Now, if you are carrying more than one UTV, you will of course need a bigger trailer. The most popular size for carrying 2 UTVs is a 22 foot trailer, though you may get away with a 20 foot trailer if you have smaller UTVs.

Beyond those basics, there are a lot of considerations that should go into buying a UTV trailer and picking the right size trailer for you.  A good place to begin your research after this article is to check out our extensive guides to UTV dimensions and UTV weight.

Can you just Use your Truck Bed to haul a UTV?

This is going to depend on the size of your UTV and the size of your truck bed of course. If you have a smaller 48 inch UTV, you will likely be fine putting it most standard truck beds. If you have a bigger UTV, it will only fit in the largest of truck beds. If you are interested in this, you will want to check out our complete guide to hauling a UTV in a truck bed with details on pretty much every truck model and bed size.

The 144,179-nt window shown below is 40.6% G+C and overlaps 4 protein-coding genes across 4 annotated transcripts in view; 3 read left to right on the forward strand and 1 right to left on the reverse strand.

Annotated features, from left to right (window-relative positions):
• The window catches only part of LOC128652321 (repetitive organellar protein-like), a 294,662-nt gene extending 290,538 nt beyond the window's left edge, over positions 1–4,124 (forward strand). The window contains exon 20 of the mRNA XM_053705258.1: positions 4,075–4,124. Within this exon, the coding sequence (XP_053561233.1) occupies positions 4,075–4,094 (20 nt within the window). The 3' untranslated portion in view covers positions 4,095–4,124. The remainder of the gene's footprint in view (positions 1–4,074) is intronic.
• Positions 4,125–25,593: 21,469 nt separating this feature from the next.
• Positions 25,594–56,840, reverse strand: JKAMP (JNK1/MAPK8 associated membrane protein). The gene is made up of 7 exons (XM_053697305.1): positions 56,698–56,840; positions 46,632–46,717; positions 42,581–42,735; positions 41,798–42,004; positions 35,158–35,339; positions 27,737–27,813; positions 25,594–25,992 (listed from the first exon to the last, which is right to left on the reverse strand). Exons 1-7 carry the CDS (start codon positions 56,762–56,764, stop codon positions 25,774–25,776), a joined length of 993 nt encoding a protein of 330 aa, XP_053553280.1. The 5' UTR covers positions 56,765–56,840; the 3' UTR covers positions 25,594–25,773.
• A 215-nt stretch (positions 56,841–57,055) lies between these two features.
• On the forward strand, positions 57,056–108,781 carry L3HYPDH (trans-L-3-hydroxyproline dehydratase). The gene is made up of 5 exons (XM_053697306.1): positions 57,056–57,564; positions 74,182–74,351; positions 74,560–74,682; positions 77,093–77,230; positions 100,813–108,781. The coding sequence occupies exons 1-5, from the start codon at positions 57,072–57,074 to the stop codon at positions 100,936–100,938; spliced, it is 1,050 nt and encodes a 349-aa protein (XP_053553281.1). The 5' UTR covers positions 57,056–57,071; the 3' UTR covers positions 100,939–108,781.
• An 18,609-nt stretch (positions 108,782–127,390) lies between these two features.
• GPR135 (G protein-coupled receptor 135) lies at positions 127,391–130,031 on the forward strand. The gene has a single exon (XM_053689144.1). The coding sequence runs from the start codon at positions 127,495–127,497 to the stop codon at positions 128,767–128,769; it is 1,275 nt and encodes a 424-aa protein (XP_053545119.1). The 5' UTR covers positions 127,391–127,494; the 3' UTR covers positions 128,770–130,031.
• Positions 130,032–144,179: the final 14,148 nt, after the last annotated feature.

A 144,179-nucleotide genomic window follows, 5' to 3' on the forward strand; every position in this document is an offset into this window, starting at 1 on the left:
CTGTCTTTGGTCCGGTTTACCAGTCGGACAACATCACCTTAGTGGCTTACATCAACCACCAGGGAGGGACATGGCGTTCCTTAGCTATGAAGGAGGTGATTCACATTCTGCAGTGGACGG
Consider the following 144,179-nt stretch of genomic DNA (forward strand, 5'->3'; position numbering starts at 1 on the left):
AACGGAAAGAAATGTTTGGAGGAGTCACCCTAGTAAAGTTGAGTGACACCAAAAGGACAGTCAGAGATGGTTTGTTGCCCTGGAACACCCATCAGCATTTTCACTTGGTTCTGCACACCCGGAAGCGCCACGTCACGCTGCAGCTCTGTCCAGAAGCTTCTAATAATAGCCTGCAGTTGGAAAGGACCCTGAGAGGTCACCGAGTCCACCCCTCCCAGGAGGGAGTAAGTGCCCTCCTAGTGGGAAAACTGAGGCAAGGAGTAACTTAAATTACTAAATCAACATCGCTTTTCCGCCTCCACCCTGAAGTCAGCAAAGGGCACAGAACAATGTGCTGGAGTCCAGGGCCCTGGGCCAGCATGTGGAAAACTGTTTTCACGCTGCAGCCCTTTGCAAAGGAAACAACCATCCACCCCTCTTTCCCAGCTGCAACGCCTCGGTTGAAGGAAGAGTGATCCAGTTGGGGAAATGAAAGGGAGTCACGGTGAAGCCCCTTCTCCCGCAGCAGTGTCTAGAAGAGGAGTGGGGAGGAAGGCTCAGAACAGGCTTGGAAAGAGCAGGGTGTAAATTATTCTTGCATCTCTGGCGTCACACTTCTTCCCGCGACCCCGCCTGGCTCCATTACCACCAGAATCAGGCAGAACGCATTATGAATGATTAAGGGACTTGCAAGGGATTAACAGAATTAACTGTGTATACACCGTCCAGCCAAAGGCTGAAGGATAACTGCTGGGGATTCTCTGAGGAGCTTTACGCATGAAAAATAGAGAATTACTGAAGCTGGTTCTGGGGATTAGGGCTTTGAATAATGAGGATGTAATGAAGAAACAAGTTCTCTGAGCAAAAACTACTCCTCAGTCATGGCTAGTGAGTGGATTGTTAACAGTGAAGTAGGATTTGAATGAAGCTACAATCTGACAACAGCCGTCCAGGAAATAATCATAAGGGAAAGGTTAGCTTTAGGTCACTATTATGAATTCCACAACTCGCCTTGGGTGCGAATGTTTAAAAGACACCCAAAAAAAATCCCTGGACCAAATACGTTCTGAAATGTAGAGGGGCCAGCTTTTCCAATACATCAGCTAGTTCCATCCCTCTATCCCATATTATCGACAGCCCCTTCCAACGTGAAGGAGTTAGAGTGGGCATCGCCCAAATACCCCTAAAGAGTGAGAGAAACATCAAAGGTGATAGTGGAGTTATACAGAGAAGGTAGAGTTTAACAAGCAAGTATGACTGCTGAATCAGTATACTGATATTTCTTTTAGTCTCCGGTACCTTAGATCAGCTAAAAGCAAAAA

You will want Extra Space in your Trailer

When you are looking to buy a new trailer and are taking measurements, a big mistake you may make is forgetting that you want extra room in the trailer to carry things other than the UTV.  For that reason, you will most likely want to buy a trailer a little bigger than you think you need.  While a 5 X 12 trailer may get the job done, a 5 X 14 or even a 5 X 16 trailer will give you enough wiggle room  to carry the extra supplies you need and just generally make life better for you. It is also worth getting extra width if you think you need it. A 77-83 inch wide trailer is a popular size for those that want to have some extra room.